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Progressive Taxation and Macroeconomic (In)stability with Productive Government Spending

  • Jang-Ting Guo

    ()

    (Department of Economics, University of California Riverside)

  • Shu-Hua Chen

    ()

    (National Taipei University)

This paper systematically examines the interrelations between a progressive income tax schedule and macroeconomic (in)stability in an otherwise standard one-sector real business model with productive government spending. We analytically show that the economy exhibits indeterminacy and sunspots only if the equilibrium wage-hours locus is positively sloped and steeper than the householdiÌs labor supply curve. Unlike in the framework with useless public expenditures, a less progressive tax policy may operate like an automatic stabilizer that mitigates belief-driven cyclical aÌuctuations. Our quantitative analysis shows that this result is able to provide a theoretically plausible explanation for the discernible reduction in U.S. output volatility after the Tax Reform Act of 1986 was implemented.

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File URL: http://economics.ucr.edu/repec/ucr/wpaper/10-06.pdf
File Function: First version, 2010
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Paper provided by University of California at Riverside, Department of Economics in its series Working Papers with number 201006.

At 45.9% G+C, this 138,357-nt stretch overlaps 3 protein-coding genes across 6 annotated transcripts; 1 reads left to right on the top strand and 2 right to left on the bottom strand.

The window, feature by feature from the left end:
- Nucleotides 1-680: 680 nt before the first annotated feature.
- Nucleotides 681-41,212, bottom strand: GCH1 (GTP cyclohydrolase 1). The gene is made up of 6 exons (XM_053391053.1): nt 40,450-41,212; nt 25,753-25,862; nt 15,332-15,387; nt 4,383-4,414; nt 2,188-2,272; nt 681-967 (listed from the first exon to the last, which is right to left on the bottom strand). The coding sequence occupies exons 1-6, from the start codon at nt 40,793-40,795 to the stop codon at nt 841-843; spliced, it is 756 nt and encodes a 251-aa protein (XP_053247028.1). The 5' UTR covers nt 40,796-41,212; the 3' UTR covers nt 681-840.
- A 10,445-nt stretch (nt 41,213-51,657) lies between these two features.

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Date of creation: Aug 2010
Date of revision: Aug 2010
Handle: RePEc:ucr:wpaper:201006
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  7. James H. Stock & Mark W. Watson, 2003. "Understanding Changes in International Business Cycle Dynamics," NBER Working Papers 9859, National Bureau of Economic Research, Inc.
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  13. Benhabib, Jess & Nishimura, Kazuo, 1996. "Indeterminancy and Sunspots with Constant Returns," Working Papers 96-44, C.V. Starr Center for Applied Economics, New York University.
  14. Jang-Ting Guo & Kevin J. Lansing, 1997. "Indeterminacy and stabilization policy," Working Paper 9708, Federal Reserve Bank of Cleveland.
  15. Jang-Ting Guo & Sharon G. Harrison, 2001. "Tax Policy and Stability in a Model with Sector-Specific Externalities," Review of Economic Dynamics, Elsevier for the Society for Economic Dynamics, vol. 4(1), pages 75-89, January.
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  17. Benhabib Jess & Farmer Roger E. A., 1994. "Indeterminacy and Increasing Returns," Journal of Economic Theory, Elsevier, vol. 63(1), pages 19-41, June.
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  19. David Aschauer, 1988. "Is public expenditure productive?," Staff Memoranda 88-7, Federal Reserve Bank of Chicago.
  20. Steven P. Cassou & Kevin J. Lansing, 2004. "Growth Effects of Shifting from a Graduated-rate Tax System to a Flat Tax," Economic Inquiry, Western Economic Association International, vol. 42(2), pages 194-213, April.
  21. James A. Kahn & Margaret M. McConnell & Gabriel Perez-Quiros, 2002. "On the causes of the increased stability of the U.S. economy," Economic Policy Review, Federal Reserve Bank of New York, issue May, pages 183-202.
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  25. Gary Hansen, 2010. "Indivisible Labor and the Business Cycle," Levine's Working Paper Archive 233, David K. Levine.
  26. Benhabib, Jess & Farmer, Roger E.A., 1999. "Indeterminacy and sunspots in macroeconomics," Handbook of Macroeconomics, in: J. B. Taylor & M. Woodford (ed.), Handbook of Macroeconomics, edition 1, volume 1, chapter 6, pages 387-448 Elsevier.
  27. Christopher Giles & Paul Johnson, 1994. "Tax reform in the UK and changes in the progressivity of the tax system, 1985-95," Fiscal Studies, Institute for Fiscal Studies, vol. 15(3), pages 64-86, August.
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